Jute Leaf Stew (Green Goo Soup)
How badly I wanted to love this. Made with molokhia, a vegetable consumed in ancient Egypt, referred to in the book of Job, and eaten throughout the Middle East and North Africa, I was sure I would love this and come out feeling like the cultured and sophisticated woman I would like to be. It's ridiculously good for you: loaded with minerals and antioxidants. Unfortunately, I did not like Jute Leaf Stew (Mulukhiyah). I've tried lots of Palestinian recipes and felt ready for something adventurous, but I couldn't make myself want to eat this. No one else could either. It's also referred to as Egyptian spinach, but don't let that fool you. It is called Jew's mallow, jute leaf, Molokhia, mulukhiyah, and moloha. There are even more variations, but it would take too long to list them all.
I don't want to imply that this is bad food, but it was mucilaginous beyond my imagination, coated with a layer of oil at the top, slightly sweet and looked like it was poured directly from a swamp. It was also supposed to be extremely spicy, but I had to leave out all the chillies or my children would never have tried it- not that they did. I guess the spice would have offset the sweetness. It was a lose-lose for us.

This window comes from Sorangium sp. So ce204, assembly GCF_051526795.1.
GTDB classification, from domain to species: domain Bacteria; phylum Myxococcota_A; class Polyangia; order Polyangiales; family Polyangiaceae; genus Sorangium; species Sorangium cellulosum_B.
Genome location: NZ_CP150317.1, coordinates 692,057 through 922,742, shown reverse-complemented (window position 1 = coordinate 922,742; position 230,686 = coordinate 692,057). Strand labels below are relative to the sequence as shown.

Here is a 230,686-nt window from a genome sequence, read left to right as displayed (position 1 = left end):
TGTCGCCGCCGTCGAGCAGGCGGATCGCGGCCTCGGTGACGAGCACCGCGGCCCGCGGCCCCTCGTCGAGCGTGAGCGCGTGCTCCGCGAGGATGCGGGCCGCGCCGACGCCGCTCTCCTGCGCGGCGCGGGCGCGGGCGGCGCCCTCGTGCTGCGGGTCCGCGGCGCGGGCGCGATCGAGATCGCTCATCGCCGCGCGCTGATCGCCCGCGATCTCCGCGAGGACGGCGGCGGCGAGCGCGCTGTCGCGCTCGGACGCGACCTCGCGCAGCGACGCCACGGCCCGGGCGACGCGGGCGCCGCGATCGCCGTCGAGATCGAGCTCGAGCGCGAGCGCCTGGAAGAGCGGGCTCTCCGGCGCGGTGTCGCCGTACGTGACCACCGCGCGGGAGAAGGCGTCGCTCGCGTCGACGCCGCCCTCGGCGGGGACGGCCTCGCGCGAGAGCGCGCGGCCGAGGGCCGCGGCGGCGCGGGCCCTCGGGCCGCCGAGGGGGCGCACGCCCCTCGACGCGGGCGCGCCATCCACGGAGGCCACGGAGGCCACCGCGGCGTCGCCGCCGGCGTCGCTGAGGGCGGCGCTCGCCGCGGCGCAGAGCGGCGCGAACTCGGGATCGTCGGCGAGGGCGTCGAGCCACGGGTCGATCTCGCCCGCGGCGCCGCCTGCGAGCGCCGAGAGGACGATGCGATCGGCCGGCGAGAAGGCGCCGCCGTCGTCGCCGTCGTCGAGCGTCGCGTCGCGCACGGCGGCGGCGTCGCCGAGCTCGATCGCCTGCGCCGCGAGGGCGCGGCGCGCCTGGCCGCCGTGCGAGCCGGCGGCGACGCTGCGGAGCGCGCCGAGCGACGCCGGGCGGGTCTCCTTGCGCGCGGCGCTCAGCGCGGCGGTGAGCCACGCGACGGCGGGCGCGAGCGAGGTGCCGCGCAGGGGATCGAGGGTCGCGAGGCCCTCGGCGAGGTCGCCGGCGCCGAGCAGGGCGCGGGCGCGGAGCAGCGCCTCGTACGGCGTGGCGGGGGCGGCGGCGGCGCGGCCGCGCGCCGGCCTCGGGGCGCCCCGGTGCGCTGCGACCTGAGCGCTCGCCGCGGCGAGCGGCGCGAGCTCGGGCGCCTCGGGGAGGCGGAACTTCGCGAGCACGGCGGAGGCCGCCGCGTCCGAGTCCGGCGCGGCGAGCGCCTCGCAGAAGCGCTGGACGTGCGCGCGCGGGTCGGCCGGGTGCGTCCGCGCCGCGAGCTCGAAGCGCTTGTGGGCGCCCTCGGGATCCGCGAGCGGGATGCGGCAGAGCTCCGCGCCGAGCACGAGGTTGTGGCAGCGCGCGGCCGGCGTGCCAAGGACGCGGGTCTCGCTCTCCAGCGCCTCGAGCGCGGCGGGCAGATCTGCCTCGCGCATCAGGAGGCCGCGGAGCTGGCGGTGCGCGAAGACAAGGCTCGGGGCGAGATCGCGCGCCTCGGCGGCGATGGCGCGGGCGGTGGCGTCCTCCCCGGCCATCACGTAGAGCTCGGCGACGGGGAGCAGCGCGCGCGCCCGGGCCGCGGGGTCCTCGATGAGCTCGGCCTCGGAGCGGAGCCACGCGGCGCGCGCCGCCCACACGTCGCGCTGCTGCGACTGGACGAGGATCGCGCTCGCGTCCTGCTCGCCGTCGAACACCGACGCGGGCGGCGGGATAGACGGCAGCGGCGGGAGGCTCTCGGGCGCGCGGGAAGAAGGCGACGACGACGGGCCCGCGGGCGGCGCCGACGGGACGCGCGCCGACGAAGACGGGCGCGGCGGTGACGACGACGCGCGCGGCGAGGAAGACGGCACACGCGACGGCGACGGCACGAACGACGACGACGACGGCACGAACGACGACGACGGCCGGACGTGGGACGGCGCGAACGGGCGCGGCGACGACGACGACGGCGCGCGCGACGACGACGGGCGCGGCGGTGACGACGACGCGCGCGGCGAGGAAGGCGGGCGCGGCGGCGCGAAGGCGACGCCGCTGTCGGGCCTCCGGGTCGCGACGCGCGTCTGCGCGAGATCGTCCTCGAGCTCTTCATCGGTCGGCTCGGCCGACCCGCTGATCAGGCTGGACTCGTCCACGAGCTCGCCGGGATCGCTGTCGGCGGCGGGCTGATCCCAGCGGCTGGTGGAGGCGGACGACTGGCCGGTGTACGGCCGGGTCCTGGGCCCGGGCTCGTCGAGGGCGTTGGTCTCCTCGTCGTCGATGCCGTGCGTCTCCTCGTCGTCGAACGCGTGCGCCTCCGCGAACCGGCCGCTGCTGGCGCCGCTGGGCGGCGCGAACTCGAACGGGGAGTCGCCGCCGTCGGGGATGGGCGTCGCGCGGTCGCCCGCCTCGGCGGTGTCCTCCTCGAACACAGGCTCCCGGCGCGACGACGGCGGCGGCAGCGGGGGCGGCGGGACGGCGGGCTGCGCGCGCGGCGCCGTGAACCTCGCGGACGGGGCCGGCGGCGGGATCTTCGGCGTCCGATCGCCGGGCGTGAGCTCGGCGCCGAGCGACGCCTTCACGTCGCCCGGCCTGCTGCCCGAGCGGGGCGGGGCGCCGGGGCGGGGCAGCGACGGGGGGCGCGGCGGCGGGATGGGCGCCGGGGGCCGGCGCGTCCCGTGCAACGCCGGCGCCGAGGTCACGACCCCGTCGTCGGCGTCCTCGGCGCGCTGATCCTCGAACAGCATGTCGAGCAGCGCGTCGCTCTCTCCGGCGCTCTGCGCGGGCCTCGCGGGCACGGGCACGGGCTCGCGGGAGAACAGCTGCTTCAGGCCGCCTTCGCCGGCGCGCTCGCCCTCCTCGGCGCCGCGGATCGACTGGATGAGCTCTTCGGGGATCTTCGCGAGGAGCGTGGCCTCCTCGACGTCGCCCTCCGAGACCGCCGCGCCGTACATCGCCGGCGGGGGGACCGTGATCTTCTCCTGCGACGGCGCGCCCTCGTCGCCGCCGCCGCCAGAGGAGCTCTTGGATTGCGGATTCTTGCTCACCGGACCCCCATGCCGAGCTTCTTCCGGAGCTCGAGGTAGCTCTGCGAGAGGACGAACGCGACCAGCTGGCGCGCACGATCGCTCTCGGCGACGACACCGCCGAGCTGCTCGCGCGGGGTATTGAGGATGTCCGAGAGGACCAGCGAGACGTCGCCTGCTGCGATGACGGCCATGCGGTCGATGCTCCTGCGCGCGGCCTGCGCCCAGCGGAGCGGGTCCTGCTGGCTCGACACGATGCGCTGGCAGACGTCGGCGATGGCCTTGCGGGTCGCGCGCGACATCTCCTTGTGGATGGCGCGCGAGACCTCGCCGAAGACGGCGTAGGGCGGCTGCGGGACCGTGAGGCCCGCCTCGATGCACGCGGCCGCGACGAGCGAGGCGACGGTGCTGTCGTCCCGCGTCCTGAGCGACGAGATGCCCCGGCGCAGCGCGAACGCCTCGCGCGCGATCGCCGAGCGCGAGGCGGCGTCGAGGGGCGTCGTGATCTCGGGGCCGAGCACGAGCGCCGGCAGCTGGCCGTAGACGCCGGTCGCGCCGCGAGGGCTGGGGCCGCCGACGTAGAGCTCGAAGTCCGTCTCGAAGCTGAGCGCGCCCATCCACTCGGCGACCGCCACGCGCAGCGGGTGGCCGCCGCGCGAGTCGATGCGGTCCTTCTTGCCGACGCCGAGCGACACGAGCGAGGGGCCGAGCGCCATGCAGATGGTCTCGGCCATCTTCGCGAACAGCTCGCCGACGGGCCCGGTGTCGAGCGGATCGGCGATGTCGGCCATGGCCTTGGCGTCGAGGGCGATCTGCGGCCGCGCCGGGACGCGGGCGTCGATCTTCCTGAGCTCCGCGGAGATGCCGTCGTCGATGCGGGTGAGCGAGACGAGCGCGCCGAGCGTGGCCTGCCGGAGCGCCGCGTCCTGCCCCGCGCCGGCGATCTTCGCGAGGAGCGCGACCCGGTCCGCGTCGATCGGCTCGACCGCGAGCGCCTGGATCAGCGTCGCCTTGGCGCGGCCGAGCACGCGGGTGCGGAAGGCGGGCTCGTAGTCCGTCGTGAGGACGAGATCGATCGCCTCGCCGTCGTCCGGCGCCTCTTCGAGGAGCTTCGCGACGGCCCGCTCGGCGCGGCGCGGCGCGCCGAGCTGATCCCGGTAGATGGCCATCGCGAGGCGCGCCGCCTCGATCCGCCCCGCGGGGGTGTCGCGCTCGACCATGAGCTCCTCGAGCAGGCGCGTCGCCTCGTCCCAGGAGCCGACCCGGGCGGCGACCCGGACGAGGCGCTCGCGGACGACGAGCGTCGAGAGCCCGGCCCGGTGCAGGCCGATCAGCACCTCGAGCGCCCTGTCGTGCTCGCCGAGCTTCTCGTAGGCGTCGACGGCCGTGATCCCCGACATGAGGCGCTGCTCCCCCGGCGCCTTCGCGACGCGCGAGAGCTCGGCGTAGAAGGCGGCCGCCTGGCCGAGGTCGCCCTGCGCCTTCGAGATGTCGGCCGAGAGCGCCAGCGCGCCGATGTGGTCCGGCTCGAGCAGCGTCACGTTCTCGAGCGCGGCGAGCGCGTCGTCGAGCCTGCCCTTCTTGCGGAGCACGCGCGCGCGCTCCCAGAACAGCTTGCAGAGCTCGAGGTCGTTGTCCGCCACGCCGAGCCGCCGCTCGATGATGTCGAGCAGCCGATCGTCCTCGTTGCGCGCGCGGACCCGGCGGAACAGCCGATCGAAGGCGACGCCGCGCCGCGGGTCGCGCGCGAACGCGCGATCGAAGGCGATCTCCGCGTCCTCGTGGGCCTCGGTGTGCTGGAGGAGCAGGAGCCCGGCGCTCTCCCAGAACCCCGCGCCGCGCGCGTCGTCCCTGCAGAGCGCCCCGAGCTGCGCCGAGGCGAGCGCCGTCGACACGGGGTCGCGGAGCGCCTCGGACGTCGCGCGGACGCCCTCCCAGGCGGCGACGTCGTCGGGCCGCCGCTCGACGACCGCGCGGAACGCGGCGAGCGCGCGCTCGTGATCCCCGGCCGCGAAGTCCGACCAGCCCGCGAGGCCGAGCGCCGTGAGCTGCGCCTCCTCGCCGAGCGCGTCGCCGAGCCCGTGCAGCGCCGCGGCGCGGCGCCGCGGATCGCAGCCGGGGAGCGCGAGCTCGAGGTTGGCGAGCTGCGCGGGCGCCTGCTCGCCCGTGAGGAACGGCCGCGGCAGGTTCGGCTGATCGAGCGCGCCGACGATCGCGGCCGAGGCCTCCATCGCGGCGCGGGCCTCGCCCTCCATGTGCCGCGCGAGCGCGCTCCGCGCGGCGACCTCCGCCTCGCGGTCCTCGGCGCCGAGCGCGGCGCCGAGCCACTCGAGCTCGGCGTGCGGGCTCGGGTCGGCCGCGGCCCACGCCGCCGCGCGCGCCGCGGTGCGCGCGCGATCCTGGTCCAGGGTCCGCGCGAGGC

The broth was interesting. I believe the mastic gave it a very sweet flavor.
The broth was seasoned with bay leaves, cinnamon, allspice, pepper, cloves, nutmeg, rosemary, cardamom and mastic pebbles pulverized with salt. It reminded me of my first taste of Vietnamese food- I couldn't tell for a while whether I loved it or hated it. I think this might have been a huge win if it hadn't been paired with a vegetable so reminiscent of aloe vera.
What was very good, however, was the tiqla: 10 cloves of garlic mashed with salt, fried, and doused in coriander. The smell was amazing, and at some point in the future I plan on dousing something I like in it.
If after all this you feel that you MUST try molokhia (maybe you are a fan of Egyptian food or the book of Job), try Pinterest. There were lots of recipes there. I won't bother giving you this recipe since, obviously, I didn't like it and I won't use it again. It was taken from The Gaza Kitchen. Let's hope for better luck next time.
Maybe I'll give it a year and try again.
Can that which is tasteless be eaten without salt, or is there any taste in the juice of the mallow?
I love trying new foods, cooking, and gardening. I hope to share these experiences on this site. Thanks for taking a look!